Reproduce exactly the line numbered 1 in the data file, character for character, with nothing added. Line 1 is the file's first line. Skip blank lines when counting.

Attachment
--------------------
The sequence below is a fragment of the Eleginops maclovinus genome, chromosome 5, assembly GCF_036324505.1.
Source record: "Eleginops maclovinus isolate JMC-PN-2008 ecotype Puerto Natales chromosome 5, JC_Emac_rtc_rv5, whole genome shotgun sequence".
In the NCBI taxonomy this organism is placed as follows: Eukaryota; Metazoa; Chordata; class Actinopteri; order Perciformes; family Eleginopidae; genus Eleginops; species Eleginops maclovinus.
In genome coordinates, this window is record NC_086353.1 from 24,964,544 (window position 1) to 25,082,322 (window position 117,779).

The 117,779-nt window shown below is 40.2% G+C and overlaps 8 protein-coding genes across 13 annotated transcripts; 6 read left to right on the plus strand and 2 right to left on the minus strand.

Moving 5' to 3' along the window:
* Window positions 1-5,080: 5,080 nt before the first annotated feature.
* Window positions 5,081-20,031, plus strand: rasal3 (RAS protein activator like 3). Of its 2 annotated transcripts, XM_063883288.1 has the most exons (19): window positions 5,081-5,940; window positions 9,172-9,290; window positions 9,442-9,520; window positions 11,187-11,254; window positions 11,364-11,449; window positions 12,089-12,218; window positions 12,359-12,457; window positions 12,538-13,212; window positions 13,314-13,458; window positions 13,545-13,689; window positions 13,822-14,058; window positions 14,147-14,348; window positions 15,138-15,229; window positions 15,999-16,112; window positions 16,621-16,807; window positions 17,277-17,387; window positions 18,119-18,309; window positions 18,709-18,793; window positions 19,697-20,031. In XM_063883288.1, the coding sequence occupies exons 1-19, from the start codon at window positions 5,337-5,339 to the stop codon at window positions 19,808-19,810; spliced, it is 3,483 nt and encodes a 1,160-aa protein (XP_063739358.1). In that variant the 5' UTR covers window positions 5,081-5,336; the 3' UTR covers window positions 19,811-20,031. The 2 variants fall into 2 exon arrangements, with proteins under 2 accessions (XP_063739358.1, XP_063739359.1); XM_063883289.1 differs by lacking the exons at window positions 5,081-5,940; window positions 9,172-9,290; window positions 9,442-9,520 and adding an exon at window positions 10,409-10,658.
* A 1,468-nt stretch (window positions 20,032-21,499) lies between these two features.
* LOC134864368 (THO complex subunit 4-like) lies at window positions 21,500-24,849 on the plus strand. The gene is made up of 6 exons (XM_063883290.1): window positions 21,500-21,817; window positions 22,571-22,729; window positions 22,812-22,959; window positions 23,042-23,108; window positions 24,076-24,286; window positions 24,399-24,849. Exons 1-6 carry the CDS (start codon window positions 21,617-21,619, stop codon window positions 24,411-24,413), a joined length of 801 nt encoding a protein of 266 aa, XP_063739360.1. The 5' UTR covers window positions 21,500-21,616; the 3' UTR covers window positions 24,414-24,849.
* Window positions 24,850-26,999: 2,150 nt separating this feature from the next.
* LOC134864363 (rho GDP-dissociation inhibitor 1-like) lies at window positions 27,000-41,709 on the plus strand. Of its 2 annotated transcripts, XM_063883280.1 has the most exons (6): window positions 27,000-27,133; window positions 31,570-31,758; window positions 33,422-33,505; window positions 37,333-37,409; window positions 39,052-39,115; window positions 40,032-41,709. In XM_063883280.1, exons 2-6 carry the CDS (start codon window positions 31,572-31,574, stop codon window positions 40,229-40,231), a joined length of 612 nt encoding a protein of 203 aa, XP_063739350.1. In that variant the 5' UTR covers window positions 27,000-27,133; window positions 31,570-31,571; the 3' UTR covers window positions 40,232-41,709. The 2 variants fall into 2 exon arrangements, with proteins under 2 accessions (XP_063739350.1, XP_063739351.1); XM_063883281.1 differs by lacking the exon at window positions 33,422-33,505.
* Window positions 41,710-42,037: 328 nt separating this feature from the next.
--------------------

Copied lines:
The sequence below is a fragment of the Eleginops maclovinus genome, chromosome 5, assembly GCF_036324505.1.